For the past year we haven’t been able to escape it- the impending election. Today it’s finally here, after months and months of coverage, commercials, Facebook ads and rants- the day has come.
I personally have never seen so much political anxiety on a individual and national level. Every single person who I’ve spoken to has experienced significant levels of anxiety no matter who their choice of candidate is. To say this election is unusual is an understatement.
Something else I have noticed, as I am sure you have as well, is the online community has become extremely nasty towards one another. When it comes to religion and politics, there is a very small chance anything we say will sway someone to think in an opposite way. I have heard so many times in the past few months “ I had no idea * insert name* was such an idiot, so I stopped talking to them!” in relation to the election. I have also witnessed so much online name-calling and mudslinging, it would make a sailor blush. It is more than okay when together with like minded folk to talk and wonder about how people could vote for the “other” candidate, however, we need to be cognizant of how we react to each other from behind a computer screen.
Bullying is bullying, even if it is under the guise for a just cause. It is okay to put up memes, updates and whatever else you please, but going on to other people’s pages or specifically targeting someone for the sake of shaming or name calling still constitutes as being a bully. This election has everyone up in arms, and I too find myself getting incredibly upset over certain candidates or props. No one is remotely close to being perfect. What is important to keep in mind is just because we are angry at politics does not give us a free pass to go and beat up on strangers or friends. You know that saying “agree to disagree?” That applies here as well. Let’s face it, when was the last time you hear someone say “ wow, that meme in that comment thread, about 50 comments down really changed how I’m going to vote!”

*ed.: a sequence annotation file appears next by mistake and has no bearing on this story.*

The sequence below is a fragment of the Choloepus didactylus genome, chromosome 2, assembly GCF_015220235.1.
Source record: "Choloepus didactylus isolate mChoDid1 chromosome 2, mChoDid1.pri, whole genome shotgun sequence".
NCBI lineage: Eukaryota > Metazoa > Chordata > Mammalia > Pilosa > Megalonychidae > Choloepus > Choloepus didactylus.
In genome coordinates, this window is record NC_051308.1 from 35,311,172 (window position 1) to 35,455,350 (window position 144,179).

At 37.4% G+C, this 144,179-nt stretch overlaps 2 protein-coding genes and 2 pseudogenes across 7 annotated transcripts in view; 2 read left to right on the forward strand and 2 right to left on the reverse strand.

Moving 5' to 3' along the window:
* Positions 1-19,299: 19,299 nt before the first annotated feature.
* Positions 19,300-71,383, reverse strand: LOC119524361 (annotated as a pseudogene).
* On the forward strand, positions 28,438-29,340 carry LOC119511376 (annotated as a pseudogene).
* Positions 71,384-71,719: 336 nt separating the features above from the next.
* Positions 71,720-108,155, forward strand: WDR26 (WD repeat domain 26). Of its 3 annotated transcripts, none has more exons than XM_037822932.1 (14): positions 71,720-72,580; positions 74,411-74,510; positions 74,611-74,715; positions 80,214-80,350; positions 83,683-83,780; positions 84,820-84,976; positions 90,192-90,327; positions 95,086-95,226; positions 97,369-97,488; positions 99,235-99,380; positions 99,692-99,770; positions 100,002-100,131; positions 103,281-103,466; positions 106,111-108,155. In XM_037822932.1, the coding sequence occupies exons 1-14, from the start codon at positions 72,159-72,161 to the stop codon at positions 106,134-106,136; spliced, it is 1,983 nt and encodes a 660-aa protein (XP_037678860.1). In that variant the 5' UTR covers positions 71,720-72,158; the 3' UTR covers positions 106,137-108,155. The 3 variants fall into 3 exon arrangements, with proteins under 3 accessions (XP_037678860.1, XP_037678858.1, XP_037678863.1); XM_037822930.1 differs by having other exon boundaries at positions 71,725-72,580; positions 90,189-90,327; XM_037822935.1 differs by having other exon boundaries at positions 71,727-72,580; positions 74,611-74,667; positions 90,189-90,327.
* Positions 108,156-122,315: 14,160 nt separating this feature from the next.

The truth is however set we are in our internal beliefs, that person who is making those outrages statements is equally as set in theirs. Telling them off is just going to make them angry, which may feel good to us initially, but when was the last time hate or anger turned into something productive? This is not meant to be preachy, rather to invoke a sense of taking a step back to ask ourselves “is this really who I am- someone who makes hateful comments for no real reason?”
No matter the outcome, we will always need our friends. No matter the outcome, it is important to embody what we want most from this election, which is to make this country better. Making this country better is something we can all start doing by being a little nicer to one another.
The good news? There is one huge thing we can all agree on- democrat or republican, libertarian or writing in for Bernie, there is no greater rush than getting that “I voted” sticker.
“He hit me!” “She stole my toy!” How often have we heard these statements on the playground, in the car or even in strange places where kids are in separate rooms, not even remotely in the same place? When it comes to children, there is almost as much literal mud slinging, finger pointing and name calling as in any presidential election year.